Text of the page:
Summary: The Apostle James the Zealot was characterized by zealousness. This also should be the characteristic of our lives.
The 12 Apostles
Simon the “Freedom Fighter”
“To arms, to arms... the war’s begun! They’re heading toward Concord!” Paul Revere’s voice could be heard even above the sound of the horses hooves beating the ground. The year was 1775 and the british were approaching with great numbers of troops. Sending volley after volley of shots into the air aimed at the Minutemen. Paul’s group of men were just ordinary farmers, bankers, fishermen, tradesmen... who had been trained to go to war within a minute. Thus they were called minutemen. They were always ready to protect their families, homes, land, country and faith against any force which would attempt to place them under British bondage. The Minutemen were vastly outnumbered, but on that day the 19th of April, these ordinary volunteers scurrying through the bushes and brush continued their assault on the enemy until they had driven back the british from taking Concord. These Minutemen were courageous, faithful, willing, and able. They were faithful to their country and zealous for their religious freedom. (The End)
When we study the Bible we also find a group of individuals, volunteers who were always ready in a moment’s notice to defend their faith and fight for the freedom of their country.
They were the Zealots.
In about 6 AD a Jewish man called “Judas the Galilean” assembled a group of men to fight against Rome’s heavy taxation of the Jews. It was at this time that they led a bloody revolt against the Romans, the affects of which could be felt for the next 60 years.
You see, both groups (the Minutemen and the Zealots) were volunteers who were ready at any given moment to press back the enemy of their freedom. They were courageous, contagious and they were zealous.
Interestingly, that as we look at our next Apostle we find each of the three synoptic gospel writers characterize him in this very same way.
4 Simon the Zealot and Judas Iscariot, who betrayed him.
18 Andrew, Philip, Bartholomew, Matthew, Thomas, James son of Alphaeus, Thaddaeus, Simon the Zealot
15 Matthew, Thomas, James son of Alphaeus, Simon who was called the Zealot,
also in Acts 1:13
13 When they arrived, they went upstairs to the room where they were staying. Those present were Peter, John, James and Andrew; Philip and Thomas, Bartholomew and Matthew; James son of Alphaeus and Simon the Zealot, and Judas son of James.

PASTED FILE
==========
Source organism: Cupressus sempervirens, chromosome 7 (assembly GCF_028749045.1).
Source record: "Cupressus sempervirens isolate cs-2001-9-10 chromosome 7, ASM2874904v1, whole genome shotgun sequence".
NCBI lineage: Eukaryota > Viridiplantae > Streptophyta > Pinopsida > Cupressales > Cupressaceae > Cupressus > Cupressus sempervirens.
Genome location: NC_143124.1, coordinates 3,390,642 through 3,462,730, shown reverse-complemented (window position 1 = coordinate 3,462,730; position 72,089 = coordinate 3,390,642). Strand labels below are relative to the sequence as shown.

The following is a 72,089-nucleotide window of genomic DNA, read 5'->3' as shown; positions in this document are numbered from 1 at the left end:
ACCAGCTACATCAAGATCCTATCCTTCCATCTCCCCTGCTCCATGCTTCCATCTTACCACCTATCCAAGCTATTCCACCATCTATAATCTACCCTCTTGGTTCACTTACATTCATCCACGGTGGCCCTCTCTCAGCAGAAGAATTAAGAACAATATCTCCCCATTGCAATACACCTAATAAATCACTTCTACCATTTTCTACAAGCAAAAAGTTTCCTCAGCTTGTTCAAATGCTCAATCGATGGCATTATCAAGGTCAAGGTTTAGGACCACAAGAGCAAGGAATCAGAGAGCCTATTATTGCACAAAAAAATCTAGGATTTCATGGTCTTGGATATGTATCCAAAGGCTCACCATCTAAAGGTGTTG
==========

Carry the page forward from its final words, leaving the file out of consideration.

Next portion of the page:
The term Zeal means “to have an eager and earnest desire for something.”
Zeal for a principle, a nation, or for God.
The bible tells us that we should be zealous in our relationship with God.
9 Love must be sincere. Hate what is evil; cling to what is good. 10 Be devoted to one another in brotherly love. Honor one another above yourselves. 11 Never be lacking in zeal, but keep your spiritual fervor, serving the Lord.
11 For the grace of God has been revealed, bringing salvation to all people.
12 And we are instructed to turn from godless living and sinful pleasures. We should live in this evil world with self-control, right conduct, and devotion to God,
13 while we look forward to that wonderful event when the glory of our great God and Savior, Jesus Christ, will be revealed.
14 He gave his life to free us from every kind of sin, to cleanse us, and to make us his very own people, totally committed to doing what is right.
15 You must teach these things and encourage your people to do them, correcting them when necessary. You have the authority to do this, so don’t let anyone ignore you or disregard what you say.
8 These things I have told you are all true. I want you to insist on them so that everyone who trusts in God will be careful to do good deeds all the time. These things are good and beneficial for everyone.
24 Think of ways to encourage one another to outbursts of love and good deeds.
I think that it’s obvious that God wants us to become zealous in our Faith.
And this is the characteristic, this is the predominant trait that stood out in Simon’s life.
He was zealous... he was a freedom fighter. Another way of saying this would be: He refused to be under the control or in bondage to the enemy. In that day it was Rome... who is it or what is it today!!!
Is it familiarity that places us in bondage to change? Maybe it’s Financial concerns? Could it be the past? Or possibly worry about the future? Is it some perpetual sin that keeps you in it’s bondage, instead of experiencing freedom in Christ?